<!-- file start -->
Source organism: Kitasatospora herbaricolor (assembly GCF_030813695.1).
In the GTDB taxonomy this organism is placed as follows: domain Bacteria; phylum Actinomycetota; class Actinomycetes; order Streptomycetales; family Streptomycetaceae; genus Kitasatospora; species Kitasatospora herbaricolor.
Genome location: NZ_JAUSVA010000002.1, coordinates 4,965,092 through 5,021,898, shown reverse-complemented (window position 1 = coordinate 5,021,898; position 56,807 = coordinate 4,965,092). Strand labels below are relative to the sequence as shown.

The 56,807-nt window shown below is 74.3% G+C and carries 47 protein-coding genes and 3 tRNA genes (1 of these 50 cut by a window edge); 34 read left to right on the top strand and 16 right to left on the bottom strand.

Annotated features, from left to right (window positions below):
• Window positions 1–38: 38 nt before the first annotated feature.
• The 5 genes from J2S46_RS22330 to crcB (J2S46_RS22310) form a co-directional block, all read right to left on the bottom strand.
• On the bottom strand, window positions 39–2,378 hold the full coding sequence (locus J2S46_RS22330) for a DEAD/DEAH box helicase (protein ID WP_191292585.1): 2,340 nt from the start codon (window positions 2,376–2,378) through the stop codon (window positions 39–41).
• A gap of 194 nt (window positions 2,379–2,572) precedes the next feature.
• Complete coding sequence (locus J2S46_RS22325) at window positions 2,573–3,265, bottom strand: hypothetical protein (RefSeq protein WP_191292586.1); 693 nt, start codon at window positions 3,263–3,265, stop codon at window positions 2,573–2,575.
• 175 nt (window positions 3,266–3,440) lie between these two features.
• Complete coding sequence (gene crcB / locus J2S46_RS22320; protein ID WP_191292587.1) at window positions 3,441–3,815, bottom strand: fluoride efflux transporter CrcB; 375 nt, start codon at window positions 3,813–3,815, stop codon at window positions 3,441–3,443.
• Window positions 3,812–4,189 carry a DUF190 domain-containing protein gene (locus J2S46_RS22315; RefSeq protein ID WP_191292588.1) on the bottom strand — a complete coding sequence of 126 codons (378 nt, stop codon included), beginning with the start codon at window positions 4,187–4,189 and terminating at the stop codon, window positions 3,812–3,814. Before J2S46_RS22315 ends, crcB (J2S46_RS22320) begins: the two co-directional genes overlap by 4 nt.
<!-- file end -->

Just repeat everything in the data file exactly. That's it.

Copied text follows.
Source organism: Kitasatospora herbaricolor (assembly GCF_030813695.1).
In the GTDB taxonomy this organism is placed as follows: domain Bacteria; phylum Actinomycetota; class Actinomycetes; order Streptomycetales; family Streptomycetaceae; genus Kitasatospora; species Kitasatospora herbaricolor.
Genome location: NZ_JAUSVA010000002.1, coordinates 4,965,092 through 5,021,898, shown reverse-complemented (window position 1 = coordinate 5,021,898; position 56,807 = coordinate 4,965,092). Strand labels below are relative to the sequence as shown.

The 56,807-nt window shown below is 74.3% G+C and carries 47 protein-coding genes and 3 tRNA genes (1 of these 50 cut by a window edge); 34 read left to right on the top strand and 16 right to left on the bottom strand.

Annotated features, from left to right (window positions below):
• Window positions 1–38: 38 nt before the first annotated feature.
• The 5 genes from J2S46_RS22330 to crcB (J2S46_RS22310) form a co-directional block, all read right to left on the bottom strand.
• On the bottom strand, window positions 39–2,378 hold the full coding sequence (locus J2S46_RS22330) for a DEAD/DEAH box helicase (protein ID WP_191292585.1): 2,340 nt from the start codon (window positions 2,376–2,378) through the stop codon (window positions 39–41).
• A gap of 194 nt (window positions 2,379–2,572) precedes the next feature.
• Complete coding sequence (locus J2S46_RS22325) at window positions 2,573–3,265, bottom strand: hypothetical protein (RefSeq protein WP_191292586.1); 693 nt, start codon at window positions 3,263–3,265, stop codon at window positions 2,573–2,575.
• 175 nt (window positions 3,266–3,440) lie between these two features.
• Complete coding sequence (gene crcB / locus J2S46_RS22320; protein ID WP_191292587.1) at window positions 3,441–3,815, bottom strand: fluoride efflux transporter CrcB; 375 nt, start codon at window positions 3,813–3,815, stop codon at window positions 3,441–3,443.
• Window positions 3,812–4,189 carry a DUF190 domain-containing protein gene (locus J2S46_RS22315; RefSeq protein ID WP_191292588.1) on the bottom strand — a complete coding sequence of 126 codons (378 nt, stop codon included), beginning with the start codon at window positions 4,187–4,189 and terminating at the stop codon, window positions 3,812–3,814. Before J2S46_RS22315 ends, crcB (J2S46_RS22320) begins: the two co-directional genes overlap by 4 nt.